Thursday, November 21, 2013

Tech Project Survival Guide

Right now I'm working out of River City Labs and meeting a lot of folks who are in start-up mode.  Full of entrepreneurial spirit, in some cases backed by other peoples cash, and all finding themselves with varying levels of skill in managing a technical project.

To try to do a an ultra-dense, nutshell presentation that compresses the top few tips I have learned about getting a tech project to success, I decided to try out PowToon.  It needs some work, but have a look and see what you think.  I may yet replace the music with a voice over.

My talking points about what I wanted to say are summarised below.  At present the video does not have voice, just the music that came with the PowToon software.

  • Tech projects involve 
    • project owners who have an idea they want realized
    • and technical experts who think in terms of what artifacts are needed
      • there is a natural tension that can result in bad outcomes
      • if you are the project owner YOU must work to fix this
      • YOU must make sure communication channels are working
      • good tech experts have lots of work to do without doing your job for you
  • As a project owner its tempting to think of your idea like a plan for a house
    • it can simply be built like other houses
      • you don't need to specify everything
      • we'll come back when its all done
    • but technical projects are not like that
      • a technical project is more like a journey 
      • project owners and tech experts must travel together
      • your spec not a house plan, is a chart into unknown territory 
      • and it will have to handle change
  • When your project is on course, completed code is piling up
    • maybe you have an in-progress app or a website 
    • that means NOTHING without the code
    • the code is what makes your screens & web pages actually work
      • without it you have nothing - what if your developer leaves?
      • no more changes can be made - the whole site/app will need to be rebuilt
      • project owners MUST track the code that is being written for them
      • NOT OPTIONAL - you MUST do this, techie or not
    • successful tech projects put their code & other artifacts in source control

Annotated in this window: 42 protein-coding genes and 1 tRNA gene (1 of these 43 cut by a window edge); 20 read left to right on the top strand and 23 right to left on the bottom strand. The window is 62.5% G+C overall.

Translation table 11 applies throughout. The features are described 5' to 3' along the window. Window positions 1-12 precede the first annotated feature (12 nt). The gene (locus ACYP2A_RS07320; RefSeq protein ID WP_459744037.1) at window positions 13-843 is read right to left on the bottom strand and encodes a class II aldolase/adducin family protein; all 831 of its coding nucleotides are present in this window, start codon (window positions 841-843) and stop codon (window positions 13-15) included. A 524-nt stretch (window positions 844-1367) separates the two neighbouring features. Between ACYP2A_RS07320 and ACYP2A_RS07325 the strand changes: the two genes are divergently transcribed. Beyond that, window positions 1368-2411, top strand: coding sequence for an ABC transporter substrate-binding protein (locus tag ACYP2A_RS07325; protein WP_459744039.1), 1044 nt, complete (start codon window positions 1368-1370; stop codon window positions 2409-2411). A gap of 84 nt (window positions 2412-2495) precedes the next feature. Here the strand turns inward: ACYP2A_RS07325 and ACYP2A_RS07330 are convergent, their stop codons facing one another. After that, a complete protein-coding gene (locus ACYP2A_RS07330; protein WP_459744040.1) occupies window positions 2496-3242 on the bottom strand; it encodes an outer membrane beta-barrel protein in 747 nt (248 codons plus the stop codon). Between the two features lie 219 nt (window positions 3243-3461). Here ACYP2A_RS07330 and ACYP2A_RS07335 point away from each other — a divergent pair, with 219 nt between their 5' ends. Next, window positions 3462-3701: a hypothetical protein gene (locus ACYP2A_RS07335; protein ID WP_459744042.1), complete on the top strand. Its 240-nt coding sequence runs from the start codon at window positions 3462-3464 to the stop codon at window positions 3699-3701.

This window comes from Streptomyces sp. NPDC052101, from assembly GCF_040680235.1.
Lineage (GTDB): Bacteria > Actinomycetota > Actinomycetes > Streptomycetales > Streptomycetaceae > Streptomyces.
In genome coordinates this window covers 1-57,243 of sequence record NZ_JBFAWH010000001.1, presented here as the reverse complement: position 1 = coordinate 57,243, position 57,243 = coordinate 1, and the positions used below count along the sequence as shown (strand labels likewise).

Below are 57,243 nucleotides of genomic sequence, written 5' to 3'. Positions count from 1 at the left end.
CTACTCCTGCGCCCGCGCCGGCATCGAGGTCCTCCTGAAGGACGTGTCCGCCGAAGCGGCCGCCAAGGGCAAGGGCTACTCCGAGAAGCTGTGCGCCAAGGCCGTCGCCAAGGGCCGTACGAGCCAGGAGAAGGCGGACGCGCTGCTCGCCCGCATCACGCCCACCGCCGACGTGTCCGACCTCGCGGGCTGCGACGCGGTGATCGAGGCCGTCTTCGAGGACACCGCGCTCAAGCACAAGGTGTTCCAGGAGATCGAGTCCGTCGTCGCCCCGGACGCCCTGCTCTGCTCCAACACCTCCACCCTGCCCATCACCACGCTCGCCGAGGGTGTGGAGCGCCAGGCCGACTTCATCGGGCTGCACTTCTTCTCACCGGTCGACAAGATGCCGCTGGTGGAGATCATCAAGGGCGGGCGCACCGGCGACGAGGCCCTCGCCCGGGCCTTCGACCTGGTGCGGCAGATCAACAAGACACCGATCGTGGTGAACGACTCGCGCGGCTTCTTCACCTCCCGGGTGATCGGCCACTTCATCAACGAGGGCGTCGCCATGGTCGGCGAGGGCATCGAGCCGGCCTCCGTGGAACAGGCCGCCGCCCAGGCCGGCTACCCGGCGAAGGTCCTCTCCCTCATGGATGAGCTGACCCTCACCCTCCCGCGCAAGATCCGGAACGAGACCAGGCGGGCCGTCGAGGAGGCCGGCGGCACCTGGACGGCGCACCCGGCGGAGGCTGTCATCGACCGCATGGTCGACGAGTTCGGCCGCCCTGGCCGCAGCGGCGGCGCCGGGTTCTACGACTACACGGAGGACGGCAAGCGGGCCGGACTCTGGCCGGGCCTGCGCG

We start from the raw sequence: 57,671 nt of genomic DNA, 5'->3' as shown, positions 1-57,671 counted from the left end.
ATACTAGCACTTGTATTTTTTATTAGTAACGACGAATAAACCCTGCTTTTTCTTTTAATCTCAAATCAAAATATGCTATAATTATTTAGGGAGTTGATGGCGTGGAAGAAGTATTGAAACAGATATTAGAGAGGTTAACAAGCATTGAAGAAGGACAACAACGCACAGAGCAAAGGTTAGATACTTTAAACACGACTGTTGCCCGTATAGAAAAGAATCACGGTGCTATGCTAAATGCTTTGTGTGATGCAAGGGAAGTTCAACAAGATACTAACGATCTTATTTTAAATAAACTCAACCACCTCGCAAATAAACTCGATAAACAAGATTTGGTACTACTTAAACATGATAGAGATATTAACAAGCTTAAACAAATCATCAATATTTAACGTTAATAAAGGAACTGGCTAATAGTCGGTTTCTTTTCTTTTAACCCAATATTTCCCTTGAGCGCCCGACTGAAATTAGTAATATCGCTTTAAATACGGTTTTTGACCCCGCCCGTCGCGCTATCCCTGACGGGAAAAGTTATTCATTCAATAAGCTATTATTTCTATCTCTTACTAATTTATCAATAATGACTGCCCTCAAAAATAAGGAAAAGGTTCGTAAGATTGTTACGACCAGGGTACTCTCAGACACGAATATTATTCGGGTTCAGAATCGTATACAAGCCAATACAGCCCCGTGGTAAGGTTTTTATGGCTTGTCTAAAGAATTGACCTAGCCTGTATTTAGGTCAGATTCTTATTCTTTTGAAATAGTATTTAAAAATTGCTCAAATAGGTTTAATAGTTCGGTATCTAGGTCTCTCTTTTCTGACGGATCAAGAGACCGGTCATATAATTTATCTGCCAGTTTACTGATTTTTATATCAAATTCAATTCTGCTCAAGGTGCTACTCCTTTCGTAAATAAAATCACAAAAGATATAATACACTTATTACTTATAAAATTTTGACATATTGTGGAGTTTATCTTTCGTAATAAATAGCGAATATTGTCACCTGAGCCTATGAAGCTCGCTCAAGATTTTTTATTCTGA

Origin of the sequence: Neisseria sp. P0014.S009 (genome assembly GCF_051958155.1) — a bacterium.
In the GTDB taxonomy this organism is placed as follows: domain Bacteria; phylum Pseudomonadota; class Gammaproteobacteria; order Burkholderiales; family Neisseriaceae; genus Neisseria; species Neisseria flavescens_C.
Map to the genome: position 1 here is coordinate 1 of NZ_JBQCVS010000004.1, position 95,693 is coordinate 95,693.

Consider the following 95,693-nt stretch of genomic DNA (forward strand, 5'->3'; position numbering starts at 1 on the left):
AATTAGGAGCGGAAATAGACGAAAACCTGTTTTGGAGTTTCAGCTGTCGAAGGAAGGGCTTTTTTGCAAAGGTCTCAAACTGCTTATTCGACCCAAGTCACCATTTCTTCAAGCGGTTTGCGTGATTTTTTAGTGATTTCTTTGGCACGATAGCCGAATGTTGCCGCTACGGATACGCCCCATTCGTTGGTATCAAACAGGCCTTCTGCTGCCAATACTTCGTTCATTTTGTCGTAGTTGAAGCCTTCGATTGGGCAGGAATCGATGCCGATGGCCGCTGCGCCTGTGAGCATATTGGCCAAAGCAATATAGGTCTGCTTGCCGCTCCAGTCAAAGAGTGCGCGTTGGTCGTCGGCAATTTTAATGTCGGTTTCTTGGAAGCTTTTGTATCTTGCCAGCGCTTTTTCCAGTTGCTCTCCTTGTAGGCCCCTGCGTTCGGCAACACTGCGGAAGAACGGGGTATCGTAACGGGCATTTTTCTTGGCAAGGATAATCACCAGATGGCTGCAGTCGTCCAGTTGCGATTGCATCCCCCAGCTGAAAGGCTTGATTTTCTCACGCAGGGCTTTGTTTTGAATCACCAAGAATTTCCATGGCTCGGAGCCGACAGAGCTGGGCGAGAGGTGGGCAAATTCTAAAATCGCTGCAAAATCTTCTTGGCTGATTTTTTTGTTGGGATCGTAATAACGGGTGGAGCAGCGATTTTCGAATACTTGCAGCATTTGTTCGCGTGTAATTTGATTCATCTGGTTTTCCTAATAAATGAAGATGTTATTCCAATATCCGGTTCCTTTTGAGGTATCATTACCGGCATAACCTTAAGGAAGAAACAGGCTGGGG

• if you already know source control, then good: 
      • if not learn:
      • NOT OPTIONAL - you MUST do this
  • Join the crew, be part of the technical team.  
    • Check your project plan - its your map of the planned project course
      • But reality is not the plan.  The plan is an idea.  It may need to change.
    • As a project owner you are expert in the goals of the project, and 
      • your technical crew are expert in the tech needed for the implementation.  
      • the cleverness/coolness of implementation comes AFTER meeting the spec
      • work to get your features the best way within the technological constraints
    • Don't treat them like "resources", and 
      • stay on board with them.  
      • Earn their respect
        • just paying on time is not enough to achieve this.
    • If you have your head in the project plan and don't talk with your team 
      • you will blow off course and your results will show it
  • Iterate with your team.  Daily.  Weekly.  Watch the artifacts pile up.
    • Check your implementation against your spec.  Look for gaps.
    • Keep your charts up to date, and map your current location.
    • Know where you are every day.  Avoid surprises.
    • If for some reason you can't be at the helm
      • find a trusted project manager
      • with no-one at the helm you'll go off course & the project will founder
In summary - if you are a project owner, don't just give your technical project team a brief and tell them to go for it.  Your idea is mostly in your head, and your technical team is not psychic - if you want the project to fulfil your vision you have to work with your team throughout the duration of the project.  Creating ever more detailed project spec's is one answer, but its no substitute for communicating with your team, checking in every day, and making sure you're on track.

This allows you to work with them to make the implementation fulfil your goals.  Your plan will likely need to change - maybe there are cheaper, easier ways to get something done technically that achieves the same goal business-wise.  You'll never know if you are not on-board with your team, working with them.  Course corrections can be made before you drift too far off track.

And.  Use source control.  Even if you're non-technical, learn what it is, why its used by every successful project; and how to access at least the web-console for your source control "repo".

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